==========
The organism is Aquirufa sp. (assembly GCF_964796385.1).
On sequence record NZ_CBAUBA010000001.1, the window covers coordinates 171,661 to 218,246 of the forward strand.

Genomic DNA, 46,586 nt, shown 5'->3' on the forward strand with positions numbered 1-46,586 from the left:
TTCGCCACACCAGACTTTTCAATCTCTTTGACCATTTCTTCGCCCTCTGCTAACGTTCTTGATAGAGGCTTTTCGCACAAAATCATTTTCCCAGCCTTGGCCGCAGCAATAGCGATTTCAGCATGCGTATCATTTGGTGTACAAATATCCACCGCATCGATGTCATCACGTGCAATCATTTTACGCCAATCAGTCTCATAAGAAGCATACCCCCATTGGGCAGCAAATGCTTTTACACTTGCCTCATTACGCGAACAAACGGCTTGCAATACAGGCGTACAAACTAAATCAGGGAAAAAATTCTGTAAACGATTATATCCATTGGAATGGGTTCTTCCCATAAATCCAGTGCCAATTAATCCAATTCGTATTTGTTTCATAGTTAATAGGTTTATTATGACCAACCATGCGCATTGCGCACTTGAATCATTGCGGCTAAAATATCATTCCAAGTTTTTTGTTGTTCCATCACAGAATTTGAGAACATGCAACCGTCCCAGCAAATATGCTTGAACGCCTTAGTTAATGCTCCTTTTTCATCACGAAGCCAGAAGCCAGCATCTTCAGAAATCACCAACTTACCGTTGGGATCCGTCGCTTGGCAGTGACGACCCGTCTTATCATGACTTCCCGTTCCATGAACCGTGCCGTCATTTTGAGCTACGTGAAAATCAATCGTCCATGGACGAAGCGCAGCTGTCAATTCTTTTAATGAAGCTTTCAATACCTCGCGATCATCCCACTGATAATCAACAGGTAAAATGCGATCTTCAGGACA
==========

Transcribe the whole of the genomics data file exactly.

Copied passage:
The organism is Aquirufa sp. (assembly GCF_964796385.1).
On sequence record NZ_CBAUBA010000001.1, the window covers coordinates 171,661 to 218,246 of the forward strand.

Genomic DNA, 46,586 nt, shown 5'->3' on the forward strand with positions numbered 1-46,586 from the left:
TTCGCCACACCAGACTTTTCAATCTCTTTGACCATTTCTTCGCCCTCTGCTAACGTTCTTGATAGAGGCTTTTCGCACAAAATCATTTTCCCAGCCTTGGCCGCAGCAATAGCGATTTCAGCATGCGTATCATTTGGTGTACAAATATCCACCGCATCGATGTCATCACGTGCAATCATTTTACGCCAATCAGTCTCATAAGAAGCATACCCCCATTGGGCAGCAAATGCTTTTACACTTGCCTCATTACGCGAACAAACGGCTTGCAATACAGGCGTACAAACTAAATCAGGGAAAAAATTCTGTAAACGATTATATCCATTGGAATGGGTTCTTCCCATAAATCCAGTGCCAATTAATCCAATTCGTATTTGTTTCATAGTTAATAGGTTTATTATGACCAACCATGCGCATTGCGCACTTGAATCATTGCGGCTAAAATATCATTCCAAGTTTTTTGTTGTTCCATCACAGAATTTGAGAACATGCAACCGTCCCAGCAAATATGCTTGAACGCCTTAGTTAATGCTCCTTTTTCATCACGAAGCCAGAAGCCAGCATCTTCAGAAATCACCAACTTACCGTTGGGATCCGTCGCTTGGCAGTGACGACCCGTCTTATCATGACTTCCCGTTCCATGAACCGTGCCGTCATTTTGAGCTACGTGAAAATCAATCGTCCATGGACGAAGCGCAGCTGTCAATTCTTTTAATGAAGCTTTCAATACCTCGCGATCATCCCACTGATAATCAACAGGTAAAATGCGATCTTCAGGACA